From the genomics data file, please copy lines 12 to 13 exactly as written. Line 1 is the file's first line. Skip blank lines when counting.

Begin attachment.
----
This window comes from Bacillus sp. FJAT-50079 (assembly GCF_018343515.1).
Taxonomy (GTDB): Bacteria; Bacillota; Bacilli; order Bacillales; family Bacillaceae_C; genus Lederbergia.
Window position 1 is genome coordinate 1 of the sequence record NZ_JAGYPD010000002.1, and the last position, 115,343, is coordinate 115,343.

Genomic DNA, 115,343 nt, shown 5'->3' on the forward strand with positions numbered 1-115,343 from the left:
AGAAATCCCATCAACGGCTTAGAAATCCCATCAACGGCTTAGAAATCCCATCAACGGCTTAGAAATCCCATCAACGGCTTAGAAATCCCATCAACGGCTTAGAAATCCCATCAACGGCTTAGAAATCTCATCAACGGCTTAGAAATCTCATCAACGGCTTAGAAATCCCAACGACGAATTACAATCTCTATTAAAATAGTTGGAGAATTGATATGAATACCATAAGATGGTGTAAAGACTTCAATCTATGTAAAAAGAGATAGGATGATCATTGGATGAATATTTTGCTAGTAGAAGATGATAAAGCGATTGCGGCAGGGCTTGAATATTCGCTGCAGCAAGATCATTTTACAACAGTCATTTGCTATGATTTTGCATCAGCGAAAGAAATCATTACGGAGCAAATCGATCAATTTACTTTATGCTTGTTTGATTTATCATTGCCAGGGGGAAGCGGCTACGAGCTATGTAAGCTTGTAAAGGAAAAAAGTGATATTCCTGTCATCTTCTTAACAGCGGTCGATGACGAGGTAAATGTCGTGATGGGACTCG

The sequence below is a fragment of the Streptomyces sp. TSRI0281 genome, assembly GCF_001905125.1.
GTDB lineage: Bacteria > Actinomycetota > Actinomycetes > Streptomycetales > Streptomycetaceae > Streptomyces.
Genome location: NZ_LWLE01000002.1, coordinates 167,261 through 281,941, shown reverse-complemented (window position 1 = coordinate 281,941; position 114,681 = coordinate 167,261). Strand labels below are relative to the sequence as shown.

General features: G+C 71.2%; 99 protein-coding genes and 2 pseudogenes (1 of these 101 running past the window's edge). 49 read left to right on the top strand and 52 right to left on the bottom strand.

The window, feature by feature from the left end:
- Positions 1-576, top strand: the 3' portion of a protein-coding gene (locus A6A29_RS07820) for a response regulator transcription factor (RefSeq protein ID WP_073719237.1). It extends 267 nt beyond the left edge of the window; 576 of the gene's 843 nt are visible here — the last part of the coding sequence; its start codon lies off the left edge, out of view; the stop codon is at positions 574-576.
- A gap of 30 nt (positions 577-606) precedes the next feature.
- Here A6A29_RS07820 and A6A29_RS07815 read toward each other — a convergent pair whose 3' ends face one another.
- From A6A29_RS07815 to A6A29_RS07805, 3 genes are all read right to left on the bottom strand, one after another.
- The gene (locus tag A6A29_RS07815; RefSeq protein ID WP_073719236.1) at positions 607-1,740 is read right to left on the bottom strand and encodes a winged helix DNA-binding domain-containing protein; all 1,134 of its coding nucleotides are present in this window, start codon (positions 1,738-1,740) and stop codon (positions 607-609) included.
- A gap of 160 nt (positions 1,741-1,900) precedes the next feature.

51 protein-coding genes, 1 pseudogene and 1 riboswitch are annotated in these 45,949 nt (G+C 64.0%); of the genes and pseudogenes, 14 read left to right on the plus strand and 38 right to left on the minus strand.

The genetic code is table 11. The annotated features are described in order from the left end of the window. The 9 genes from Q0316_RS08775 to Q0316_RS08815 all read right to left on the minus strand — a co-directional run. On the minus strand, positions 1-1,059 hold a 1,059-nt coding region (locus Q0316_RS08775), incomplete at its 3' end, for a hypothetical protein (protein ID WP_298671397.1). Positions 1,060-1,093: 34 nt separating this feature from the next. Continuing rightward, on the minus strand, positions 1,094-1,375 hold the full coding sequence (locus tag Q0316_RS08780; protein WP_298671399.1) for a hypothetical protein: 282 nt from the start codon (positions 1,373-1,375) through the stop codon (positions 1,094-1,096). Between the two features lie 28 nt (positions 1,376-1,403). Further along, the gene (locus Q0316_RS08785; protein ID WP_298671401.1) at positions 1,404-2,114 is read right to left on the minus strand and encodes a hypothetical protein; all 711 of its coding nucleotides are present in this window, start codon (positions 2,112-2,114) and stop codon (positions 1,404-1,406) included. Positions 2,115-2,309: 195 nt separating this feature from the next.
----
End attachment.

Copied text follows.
- A gap of 30 nt (positions 577-606) precedes the next feature.
- Here A6A29_RS07820 and A6A29_RS07815 read toward each other — a convergent pair whose 3' ends face one another.